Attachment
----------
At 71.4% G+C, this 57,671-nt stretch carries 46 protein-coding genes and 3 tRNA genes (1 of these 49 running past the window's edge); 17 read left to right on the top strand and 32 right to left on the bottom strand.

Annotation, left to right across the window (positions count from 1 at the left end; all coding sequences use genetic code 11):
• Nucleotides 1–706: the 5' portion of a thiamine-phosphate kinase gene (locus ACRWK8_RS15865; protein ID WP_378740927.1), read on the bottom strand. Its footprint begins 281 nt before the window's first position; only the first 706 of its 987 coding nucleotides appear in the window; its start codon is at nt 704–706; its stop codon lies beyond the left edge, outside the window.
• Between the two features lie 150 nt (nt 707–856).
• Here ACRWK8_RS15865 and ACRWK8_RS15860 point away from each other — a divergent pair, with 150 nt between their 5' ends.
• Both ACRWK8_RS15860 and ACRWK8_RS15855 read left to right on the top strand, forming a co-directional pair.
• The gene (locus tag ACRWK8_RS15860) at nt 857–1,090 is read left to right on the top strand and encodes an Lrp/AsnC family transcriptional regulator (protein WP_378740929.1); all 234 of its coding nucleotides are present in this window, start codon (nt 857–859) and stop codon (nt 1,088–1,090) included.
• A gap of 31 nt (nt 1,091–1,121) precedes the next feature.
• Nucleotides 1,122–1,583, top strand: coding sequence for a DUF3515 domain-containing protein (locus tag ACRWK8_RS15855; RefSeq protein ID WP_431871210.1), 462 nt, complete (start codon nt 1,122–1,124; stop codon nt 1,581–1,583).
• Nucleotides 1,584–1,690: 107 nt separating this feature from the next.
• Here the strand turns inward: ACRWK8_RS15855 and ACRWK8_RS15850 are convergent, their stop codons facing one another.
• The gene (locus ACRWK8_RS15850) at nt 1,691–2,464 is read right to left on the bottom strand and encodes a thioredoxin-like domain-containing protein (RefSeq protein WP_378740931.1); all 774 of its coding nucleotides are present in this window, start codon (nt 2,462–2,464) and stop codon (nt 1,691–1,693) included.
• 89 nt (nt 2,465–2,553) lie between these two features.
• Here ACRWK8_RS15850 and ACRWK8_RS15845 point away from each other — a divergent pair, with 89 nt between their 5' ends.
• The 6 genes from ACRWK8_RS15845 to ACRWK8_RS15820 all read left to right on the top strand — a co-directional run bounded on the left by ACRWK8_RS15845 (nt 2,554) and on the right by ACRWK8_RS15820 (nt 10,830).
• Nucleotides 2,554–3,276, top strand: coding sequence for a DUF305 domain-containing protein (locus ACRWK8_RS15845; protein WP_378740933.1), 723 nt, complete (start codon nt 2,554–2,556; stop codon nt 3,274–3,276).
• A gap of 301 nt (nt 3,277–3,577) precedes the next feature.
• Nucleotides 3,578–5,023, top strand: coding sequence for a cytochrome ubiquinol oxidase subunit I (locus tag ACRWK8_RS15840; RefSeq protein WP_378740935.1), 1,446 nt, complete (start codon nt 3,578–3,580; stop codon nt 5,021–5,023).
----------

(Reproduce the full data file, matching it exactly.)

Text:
At 71.4% G+C, this 57,671-nt stretch carries 46 protein-coding genes and 3 tRNA genes (1 of these 49 running past the window's edge); 17 read left to right on the top strand and 32 right to left on the bottom strand.

Annotation, left to right across the window (positions count from 1 at the left end; all coding sequences use genetic code 11):
• Nucleotides 1–706: the 5' portion of a thiamine-phosphate kinase gene (locus ACRWK8_RS15865; protein ID WP_378740927.1), read on the bottom strand. Its footprint begins 281 nt before the window's first position; only the first 706 of its 987 coding nucleotides appear in the window; its start codon is at nt 704–706; its stop codon lies beyond the left edge, outside the window.
• Between the two features lie 150 nt (nt 707–856).
• Here ACRWK8_RS15865 and ACRWK8_RS15860 point away from each other — a divergent pair, with 150 nt between their 5' ends.
• Both ACRWK8_RS15860 and ACRWK8_RS15855 read left to right on the top strand, forming a co-directional pair.
• The gene (locus tag ACRWK8_RS15860) at nt 857–1,090 is read left to right on the top strand and encodes an Lrp/AsnC family transcriptional regulator (protein WP_378740929.1); all 234 of its coding nucleotides are present in this window, start codon (nt 857–859) and stop codon (nt 1,088–1,090) included.
• A gap of 31 nt (nt 1,091–1,121) precedes the next feature.
• Nucleotides 1,122–1,583, top strand: coding sequence for a DUF3515 domain-containing protein (locus tag ACRWK8_RS15855; RefSeq protein ID WP_431871210.1), 462 nt, complete (start codon nt 1,122–1,124; stop codon nt 1,581–1,583).
• Nucleotides 1,584–1,690: 107 nt separating this feature from the next.
• Here the strand turns inward: ACRWK8_RS15855 and ACRWK8_RS15850 are convergent, their stop codons facing one another.
• The gene (locus ACRWK8_RS15850) at nt 1,691–2,464 is read right to left on the bottom strand and encodes a thioredoxin-like domain-containing protein (RefSeq protein WP_378740931.1); all 774 of its coding nucleotides are present in this window, start codon (nt 2,462–2,464) and stop codon (nt 1,691–1,693) included.
• 89 nt (nt 2,465–2,553) lie between these two features.
• Here ACRWK8_RS15850 and ACRWK8_RS15845 point away from each other — a divergent pair, with 89 nt between their 5' ends.
• The 6 genes from ACRWK8_RS15845 to ACRWK8_RS15820 all read left to right on the top strand — a co-directional run bounded on the left by ACRWK8_RS15845 (nt 2,554) and on the right by ACRWK8_RS15820 (nt 10,830).
• Nucleotides 2,554–3,276, top strand: coding sequence for a DUF305 domain-containing protein (locus ACRWK8_RS15845; protein WP_378740933.1), 723 nt, complete (start codon nt 2,554–2,556; stop codon nt 3,274–3,276).
• A gap of 301 nt (nt 3,277–3,577) precedes the next feature.
• Nucleotides 3,578–5,023, top strand: coding sequence for a cytochrome ubiquinol oxidase subunit I (locus tag ACRWK8_RS15840; RefSeq protein WP_378740935.1), 1,446 nt, complete (start codon nt 3,578–3,580; stop codon nt 5,021–5,023).